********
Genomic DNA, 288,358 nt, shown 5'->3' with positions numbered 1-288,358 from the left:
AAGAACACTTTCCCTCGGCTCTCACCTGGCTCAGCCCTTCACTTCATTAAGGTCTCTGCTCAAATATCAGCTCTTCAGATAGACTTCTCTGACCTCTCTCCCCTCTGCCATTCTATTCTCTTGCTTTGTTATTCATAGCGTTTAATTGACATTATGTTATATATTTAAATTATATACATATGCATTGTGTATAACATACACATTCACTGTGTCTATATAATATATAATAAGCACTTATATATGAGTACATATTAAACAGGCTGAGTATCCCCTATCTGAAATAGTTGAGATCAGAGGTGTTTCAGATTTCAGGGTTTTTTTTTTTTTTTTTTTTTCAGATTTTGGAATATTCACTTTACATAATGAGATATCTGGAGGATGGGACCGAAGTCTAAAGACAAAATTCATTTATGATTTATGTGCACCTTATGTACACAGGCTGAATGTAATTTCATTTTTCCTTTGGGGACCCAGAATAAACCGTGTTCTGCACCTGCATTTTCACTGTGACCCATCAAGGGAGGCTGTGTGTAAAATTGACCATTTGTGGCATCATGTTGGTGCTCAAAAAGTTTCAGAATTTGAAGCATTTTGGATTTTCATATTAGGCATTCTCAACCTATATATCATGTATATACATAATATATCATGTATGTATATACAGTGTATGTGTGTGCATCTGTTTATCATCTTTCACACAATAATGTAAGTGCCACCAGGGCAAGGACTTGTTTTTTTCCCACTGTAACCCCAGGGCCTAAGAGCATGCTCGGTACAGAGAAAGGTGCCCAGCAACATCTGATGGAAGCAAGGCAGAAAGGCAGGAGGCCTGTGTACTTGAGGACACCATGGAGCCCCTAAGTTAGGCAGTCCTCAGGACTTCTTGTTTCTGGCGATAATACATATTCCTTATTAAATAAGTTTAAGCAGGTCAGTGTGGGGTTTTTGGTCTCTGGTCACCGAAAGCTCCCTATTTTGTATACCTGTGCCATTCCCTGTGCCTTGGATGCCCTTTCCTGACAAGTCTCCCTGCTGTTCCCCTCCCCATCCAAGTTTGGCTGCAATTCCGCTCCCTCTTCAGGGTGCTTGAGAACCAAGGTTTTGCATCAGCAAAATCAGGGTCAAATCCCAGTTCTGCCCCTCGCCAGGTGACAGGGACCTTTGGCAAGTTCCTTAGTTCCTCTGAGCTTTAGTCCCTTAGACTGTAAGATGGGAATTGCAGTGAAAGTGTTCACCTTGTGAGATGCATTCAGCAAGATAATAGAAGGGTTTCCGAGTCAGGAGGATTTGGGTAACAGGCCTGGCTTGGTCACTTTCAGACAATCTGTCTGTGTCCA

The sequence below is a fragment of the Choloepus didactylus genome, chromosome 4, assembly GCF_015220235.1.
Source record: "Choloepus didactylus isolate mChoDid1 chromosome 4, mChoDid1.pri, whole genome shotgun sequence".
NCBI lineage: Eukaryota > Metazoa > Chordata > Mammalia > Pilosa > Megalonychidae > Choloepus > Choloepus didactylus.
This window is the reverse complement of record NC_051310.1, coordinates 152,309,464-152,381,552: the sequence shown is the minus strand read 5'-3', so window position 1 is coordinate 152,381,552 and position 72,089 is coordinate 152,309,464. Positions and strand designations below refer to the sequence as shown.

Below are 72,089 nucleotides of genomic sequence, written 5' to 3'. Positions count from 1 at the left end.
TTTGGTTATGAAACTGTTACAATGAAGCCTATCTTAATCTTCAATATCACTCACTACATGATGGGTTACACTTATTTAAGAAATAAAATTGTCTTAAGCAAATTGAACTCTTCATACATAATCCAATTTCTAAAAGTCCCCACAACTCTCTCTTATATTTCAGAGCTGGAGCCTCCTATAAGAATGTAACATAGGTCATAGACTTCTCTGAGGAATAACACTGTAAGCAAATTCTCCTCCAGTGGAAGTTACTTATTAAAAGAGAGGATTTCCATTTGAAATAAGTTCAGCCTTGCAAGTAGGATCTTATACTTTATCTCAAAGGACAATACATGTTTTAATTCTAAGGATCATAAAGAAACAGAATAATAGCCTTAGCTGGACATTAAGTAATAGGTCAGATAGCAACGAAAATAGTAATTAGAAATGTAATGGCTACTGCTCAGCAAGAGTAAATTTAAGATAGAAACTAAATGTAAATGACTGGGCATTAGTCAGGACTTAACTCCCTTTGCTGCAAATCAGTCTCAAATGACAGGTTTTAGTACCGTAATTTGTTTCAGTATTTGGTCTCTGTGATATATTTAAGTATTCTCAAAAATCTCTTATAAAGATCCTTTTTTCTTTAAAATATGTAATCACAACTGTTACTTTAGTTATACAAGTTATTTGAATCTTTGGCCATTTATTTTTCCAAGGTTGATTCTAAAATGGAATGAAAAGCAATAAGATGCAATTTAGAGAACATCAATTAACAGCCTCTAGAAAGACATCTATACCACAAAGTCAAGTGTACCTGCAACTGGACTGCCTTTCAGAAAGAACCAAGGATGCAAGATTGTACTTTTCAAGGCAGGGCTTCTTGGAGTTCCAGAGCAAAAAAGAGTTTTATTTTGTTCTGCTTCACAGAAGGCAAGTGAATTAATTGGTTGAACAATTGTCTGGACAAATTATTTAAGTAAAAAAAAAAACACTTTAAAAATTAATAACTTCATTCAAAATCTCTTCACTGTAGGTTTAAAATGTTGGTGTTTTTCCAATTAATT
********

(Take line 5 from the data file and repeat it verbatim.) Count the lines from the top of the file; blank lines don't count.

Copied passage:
NCBI lineage: Eukaryota > Metazoa > Chordata > Mammalia > Pilosa > Megalonychidae > Choloepus > Choloepus didactylus.